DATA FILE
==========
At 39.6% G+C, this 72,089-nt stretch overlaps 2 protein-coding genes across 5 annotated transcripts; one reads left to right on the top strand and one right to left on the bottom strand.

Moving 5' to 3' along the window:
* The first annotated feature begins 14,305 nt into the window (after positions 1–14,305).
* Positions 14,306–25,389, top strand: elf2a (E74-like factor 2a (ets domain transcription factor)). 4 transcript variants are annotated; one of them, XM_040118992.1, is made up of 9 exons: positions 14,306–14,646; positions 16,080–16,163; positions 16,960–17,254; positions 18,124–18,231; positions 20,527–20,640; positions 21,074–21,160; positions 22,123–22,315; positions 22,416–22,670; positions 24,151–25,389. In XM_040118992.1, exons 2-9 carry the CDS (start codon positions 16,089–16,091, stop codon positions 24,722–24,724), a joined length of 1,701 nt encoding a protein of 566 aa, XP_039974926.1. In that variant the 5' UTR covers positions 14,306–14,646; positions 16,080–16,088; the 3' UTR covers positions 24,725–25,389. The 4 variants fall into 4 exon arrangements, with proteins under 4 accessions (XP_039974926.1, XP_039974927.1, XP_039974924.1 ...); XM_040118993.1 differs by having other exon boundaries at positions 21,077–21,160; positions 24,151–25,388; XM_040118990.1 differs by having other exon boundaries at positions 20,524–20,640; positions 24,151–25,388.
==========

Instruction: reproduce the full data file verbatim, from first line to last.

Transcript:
At 39.6% G+C, this 72,089-nt stretch overlaps 2 protein-coding genes across 5 annotated transcripts; one reads left to right on the top strand and one right to left on the bottom strand.

Moving 5' to 3' along the window:
* The first annotated feature begins 14,305 nt into the window (after positions 1–14,305).
* Positions 14,306–25,389, top strand: elf2a (E74-like factor 2a (ets domain transcription factor)). 4 transcript variants are annotated; one of them, XM_040118992.1, is made up of 9 exons: positions 14,306–14,646; positions 16,080–16,163; positions 16,960–17,254; positions 18,124–18,231; positions 20,527–20,640; positions 21,074–21,160; positions 22,123–22,315; positions 22,416–22,670; positions 24,151–25,389. In XM_040118992.1, exons 2-9 carry the CDS (start codon positions 16,089–16,091, stop codon positions 24,722–24,724), a joined length of 1,701 nt encoding a protein of 566 aa, XP_039974926.1. In that variant the 5' UTR covers positions 14,306–14,646; positions 16,080–16,088; the 3' UTR covers positions 24,725–25,389. The 4 variants fall into 4 exon arrangements, with proteins under 4 accessions (XP_039974926.1, XP_039974927.1, XP_039974924.1 ...); XM_040118993.1 differs by having other exon boundaries at positions 21,077–21,160; positions 24,151–25,388; XM_040118990.1 differs by having other exon boundaries at positions 20,524–20,640; positions 24,151–25,388.